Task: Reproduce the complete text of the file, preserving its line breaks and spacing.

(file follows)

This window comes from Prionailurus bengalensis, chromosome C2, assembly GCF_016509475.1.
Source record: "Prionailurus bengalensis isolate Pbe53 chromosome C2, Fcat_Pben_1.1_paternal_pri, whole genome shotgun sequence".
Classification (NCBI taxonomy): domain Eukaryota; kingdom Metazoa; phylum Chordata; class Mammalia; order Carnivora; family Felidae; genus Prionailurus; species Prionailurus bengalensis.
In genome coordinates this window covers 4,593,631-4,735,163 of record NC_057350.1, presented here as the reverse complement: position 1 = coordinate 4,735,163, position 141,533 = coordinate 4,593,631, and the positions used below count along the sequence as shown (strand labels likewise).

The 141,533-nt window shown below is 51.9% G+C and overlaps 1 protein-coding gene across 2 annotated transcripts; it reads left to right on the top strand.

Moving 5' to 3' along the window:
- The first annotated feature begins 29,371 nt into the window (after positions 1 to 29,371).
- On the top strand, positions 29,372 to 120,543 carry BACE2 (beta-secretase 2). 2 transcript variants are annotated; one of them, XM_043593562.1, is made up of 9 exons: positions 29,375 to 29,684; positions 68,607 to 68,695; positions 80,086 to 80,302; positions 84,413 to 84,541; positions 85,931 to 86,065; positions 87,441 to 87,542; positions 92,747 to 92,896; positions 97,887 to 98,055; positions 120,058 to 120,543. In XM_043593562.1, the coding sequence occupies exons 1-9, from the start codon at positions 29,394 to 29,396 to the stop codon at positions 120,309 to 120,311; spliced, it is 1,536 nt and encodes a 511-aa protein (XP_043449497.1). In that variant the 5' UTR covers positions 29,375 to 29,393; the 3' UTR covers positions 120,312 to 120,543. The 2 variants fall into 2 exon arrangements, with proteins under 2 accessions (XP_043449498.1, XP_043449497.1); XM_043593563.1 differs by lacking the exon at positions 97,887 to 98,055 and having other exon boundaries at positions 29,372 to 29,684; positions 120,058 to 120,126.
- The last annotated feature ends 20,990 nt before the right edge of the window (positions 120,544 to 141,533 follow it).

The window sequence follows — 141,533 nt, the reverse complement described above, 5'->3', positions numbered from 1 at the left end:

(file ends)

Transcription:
This window comes from Prionailurus bengalensis, chromosome C2, assembly GCF_016509475.1.
Source record: "Prionailurus bengalensis isolate Pbe53 chromosome C2, Fcat_Pben_1.1_paternal_pri, whole genome shotgun sequence".
Classification (NCBI taxonomy): domain Eukaryota; kingdom Metazoa; phylum Chordata; class Mammalia; order Carnivora; family Felidae; genus Prionailurus; species Prionailurus bengalensis.
In genome coordinates this window covers 4,593,631-4,735,163 of record NC_057350.1, presented here as the reverse complement: position 1 = coordinate 4,735,163, position 141,533 = coordinate 4,593,631, and the positions used below count along the sequence as shown (strand labels likewise).

The 141,533-nt window shown below is 51.9% G+C and overlaps 1 protein-coding gene across 2 annotated transcripts; it reads left to right on the top strand.

Moving 5' to 3' along the window:
- The first annotated feature begins 29,371 nt into the window (after positions 1 to 29,371).
- On the top strand, positions 29,372 to 120,543 carry BACE2 (beta-secretase 2). 2 transcript variants are annotated; one of them, XM_043593562.1, is made up of 9 exons: positions 29,375 to 29,684; positions 68,607 to 68,695; positions 80,086 to 80,302; positions 84,413 to 84,541; positions 85,931 to 86,065; positions 87,441 to 87,542; positions 92,747 to 92,896; positions 97,887 to 98,055; positions 120,058 to 120,543. In XM_043593562.1, the coding sequence occupies exons 1-9, from the start codon at positions 29,394 to 29,396 to the stop codon at positions 120,309 to 120,311; spliced, it is 1,536 nt and encodes a 511-aa protein (XP_043449497.1). In that variant the 5' UTR covers positions 29,375 to 29,393; the 3' UTR covers positions 120,312 to 120,543. The 2 variants fall into 2 exon arrangements, with proteins under 2 accessions (XP_043449498.1, XP_043449497.1); XM_043593563.1 differs by lacking the exon at positions 97,887 to 98,055 and having other exon boundaries at positions 29,372 to 29,684; positions 120,058 to 120,126.
- The last annotated feature ends 20,990 nt before the right edge of the window (positions 120,544 to 141,533 follow it).

The window sequence follows — 141,533 nt, the reverse complement described above, 5'->3', positions numbered from 1 at the left end: